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CIC configuration (CIC base, CIC map, circuit map)

Each timeslot that shares the same point code requires a unique CIC (Circuit Identifier Code).

CICs need to be mapped the same at both ends of the line. It is a good idea to check with the exchange how they would like you to map your CICs. The default CIC setting of the Aculab firmware is this CIC to timeslot relationship;

ts1 = CIC1 ts2 = CIC2 ts3 = CIC3 ts4 = CIC4 etc.. ts14 = CIC14 ts15 = CIC15 ts16 = CIC16 etc. ts30 = CIC30 ts31 = CIC31

The circuit map describes which timeslots may be used as bearers (i.e. typically all timeslots apart from the framing and signalling ones).

The CIC to timeslot relationship and circuit map can be changed from the default setting using the -cCIC firmware configuration switch.

The correct syntax of the switch is;
-cCICa,b,c

Where: a = The CIC base (or start) number b = CIC map: 32 bit number where each bit represents a timeslot (ts) (bit 1 represents ts0, bit 2 represents ts1, bit 3 represents ts2..). Each bit set to 1 indicates that a CIC should be allocated to that particular timeslot. c = Circuit map: 32 bit number where each bit represents a timeslot (ts) (bit 1 represents ts0, bit 2 represents ts1, bit 3 represents ts2..). Each bit set to 1 indicates that the corresponding timeslot may be used as a bearer.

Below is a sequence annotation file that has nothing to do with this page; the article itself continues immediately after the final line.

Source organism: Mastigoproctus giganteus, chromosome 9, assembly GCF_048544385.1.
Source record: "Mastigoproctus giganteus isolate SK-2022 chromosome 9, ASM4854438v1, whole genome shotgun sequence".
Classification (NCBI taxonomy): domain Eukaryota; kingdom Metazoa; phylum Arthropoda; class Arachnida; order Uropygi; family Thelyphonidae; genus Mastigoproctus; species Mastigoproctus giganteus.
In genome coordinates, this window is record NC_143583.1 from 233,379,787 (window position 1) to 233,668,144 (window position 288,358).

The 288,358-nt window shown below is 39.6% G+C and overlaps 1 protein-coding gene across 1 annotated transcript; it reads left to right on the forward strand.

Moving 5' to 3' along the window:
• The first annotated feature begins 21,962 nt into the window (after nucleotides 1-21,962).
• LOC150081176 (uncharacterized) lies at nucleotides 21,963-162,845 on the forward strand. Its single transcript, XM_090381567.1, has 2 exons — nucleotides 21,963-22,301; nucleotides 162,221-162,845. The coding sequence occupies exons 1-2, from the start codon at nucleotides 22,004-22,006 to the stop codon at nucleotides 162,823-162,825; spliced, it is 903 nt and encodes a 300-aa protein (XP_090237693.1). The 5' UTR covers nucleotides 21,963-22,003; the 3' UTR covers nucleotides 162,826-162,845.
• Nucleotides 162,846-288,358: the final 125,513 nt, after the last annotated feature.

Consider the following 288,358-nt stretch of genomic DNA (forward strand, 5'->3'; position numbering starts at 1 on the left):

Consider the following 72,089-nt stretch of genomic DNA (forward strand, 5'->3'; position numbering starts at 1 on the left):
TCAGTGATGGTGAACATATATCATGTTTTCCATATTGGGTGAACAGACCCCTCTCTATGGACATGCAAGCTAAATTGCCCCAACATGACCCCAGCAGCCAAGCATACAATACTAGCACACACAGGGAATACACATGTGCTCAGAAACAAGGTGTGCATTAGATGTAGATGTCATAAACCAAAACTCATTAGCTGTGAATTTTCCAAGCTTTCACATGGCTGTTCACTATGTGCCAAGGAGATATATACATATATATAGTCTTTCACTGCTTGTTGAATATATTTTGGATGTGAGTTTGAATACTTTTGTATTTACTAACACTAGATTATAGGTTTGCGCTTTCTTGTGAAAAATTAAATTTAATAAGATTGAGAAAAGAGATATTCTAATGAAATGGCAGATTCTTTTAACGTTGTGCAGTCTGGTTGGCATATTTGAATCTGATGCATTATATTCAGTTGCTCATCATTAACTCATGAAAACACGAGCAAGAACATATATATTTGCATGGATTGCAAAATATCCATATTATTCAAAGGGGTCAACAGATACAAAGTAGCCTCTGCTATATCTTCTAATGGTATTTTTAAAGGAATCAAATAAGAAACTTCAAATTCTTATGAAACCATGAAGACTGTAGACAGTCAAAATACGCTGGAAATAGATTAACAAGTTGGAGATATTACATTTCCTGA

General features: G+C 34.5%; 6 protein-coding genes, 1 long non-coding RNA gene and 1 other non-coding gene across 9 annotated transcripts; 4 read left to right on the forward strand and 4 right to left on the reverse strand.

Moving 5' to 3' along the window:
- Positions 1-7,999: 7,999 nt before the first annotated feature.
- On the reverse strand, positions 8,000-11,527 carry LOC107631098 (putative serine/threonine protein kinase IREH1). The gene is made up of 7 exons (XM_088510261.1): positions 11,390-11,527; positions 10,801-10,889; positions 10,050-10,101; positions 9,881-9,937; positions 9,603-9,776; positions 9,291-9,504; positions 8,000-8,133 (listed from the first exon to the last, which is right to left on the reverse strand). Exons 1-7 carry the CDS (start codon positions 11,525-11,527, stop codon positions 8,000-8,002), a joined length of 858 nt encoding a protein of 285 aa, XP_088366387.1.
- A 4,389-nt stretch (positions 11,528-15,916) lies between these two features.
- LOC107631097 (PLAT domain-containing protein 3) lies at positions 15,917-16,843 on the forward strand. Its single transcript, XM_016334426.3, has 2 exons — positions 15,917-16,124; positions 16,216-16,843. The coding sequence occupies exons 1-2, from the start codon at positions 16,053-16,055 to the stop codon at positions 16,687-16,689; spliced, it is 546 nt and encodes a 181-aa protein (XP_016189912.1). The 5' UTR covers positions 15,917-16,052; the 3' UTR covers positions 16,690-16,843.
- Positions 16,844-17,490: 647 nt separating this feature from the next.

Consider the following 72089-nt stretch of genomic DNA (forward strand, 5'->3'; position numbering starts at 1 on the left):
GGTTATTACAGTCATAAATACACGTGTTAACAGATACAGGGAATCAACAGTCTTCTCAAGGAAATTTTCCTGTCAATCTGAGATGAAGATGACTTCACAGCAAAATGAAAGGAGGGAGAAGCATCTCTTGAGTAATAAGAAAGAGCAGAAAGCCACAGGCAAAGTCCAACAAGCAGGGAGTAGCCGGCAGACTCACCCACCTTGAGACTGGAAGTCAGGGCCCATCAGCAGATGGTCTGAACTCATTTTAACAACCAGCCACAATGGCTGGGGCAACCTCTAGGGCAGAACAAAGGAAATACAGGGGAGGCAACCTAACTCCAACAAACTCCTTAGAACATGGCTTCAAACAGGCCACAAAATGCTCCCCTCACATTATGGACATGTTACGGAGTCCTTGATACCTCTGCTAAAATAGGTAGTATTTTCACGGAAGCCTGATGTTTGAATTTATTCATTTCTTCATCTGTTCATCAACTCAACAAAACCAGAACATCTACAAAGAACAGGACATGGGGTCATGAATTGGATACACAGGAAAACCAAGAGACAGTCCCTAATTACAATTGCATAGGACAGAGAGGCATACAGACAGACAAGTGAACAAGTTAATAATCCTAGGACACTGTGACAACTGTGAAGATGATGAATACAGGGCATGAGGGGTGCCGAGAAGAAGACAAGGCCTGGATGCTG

Let's work through a few simple examples as this is the best way to understand how CICs can be configured:

Example 1:

Problem;
An exchange asks you to configure your timeslots as; 'TS 1 - 31 ==== CIC 1 - 31, TS16 as signalling TS'

Solution;

CIC base
Has to start from 1 upwards so a = 1.

CIC map
ts0 does not need a CIC so bit 1 = 0 ts1 does need a CIC so bit 2 = 1 ts2 does need a CIC so bit 3 = 1 etc.. ts30 does need a CIC so bit 31 = 1 ts31 does need a CIC so bit 32 = 1

b = 1111 1111 1111 1111  1111 1111 1111 1110 (binary) = fffffffe (hex)

Circuit map ts0 is used for framing: bit 1 = 0 ts16 is used for signalling : bit 17 = 0 All other timeslots can be used as bearers so they are set to 1. c = 1111 1111 1111 1110 1111 1111 1111 1110 (binary) = fffefffe (hex)

Therefore; -cCIC1,fffffffe,fffefffe will give the desired CIC to timeslot relationship. Incidentally, this is the default relationship.

Example 2:

Problem;
An exchange asks you to configure your timeslots like;
'TS 1 - 15, 17 - 31 ==== CIC 32 - 46, 47 - 61, TS16= signalling TS'

Solution;

CICs have to start from 32 upwards so a = 32.

ts0 does not need a CIC so bit 1 = 0 ts1 does need a CIC so bit 2 = 1 ts2 does need a CIC so bit 3 = 1 etc.. ts15 does need a CIC so bit 16 = 1 ts16 does not need a CIC so bit 17 = 0 ts17 does need a CIC so bit 18 = 1 etc.. ts30 does need a CIC so bit 31 = 1 ts31 does need a CIC so bit 32 = 1

b = 1111 1111 1111 1110  1111 1111 1111 1110 (binary) = fffefffe (hex)

Circuit map is as per example 1.
Therefore; -cCIC32,fffefffe,fffefffe will give the desired CIC to timeslot relationship.

For more information about setting CICs, please refer to SS7 Installation and administration guide.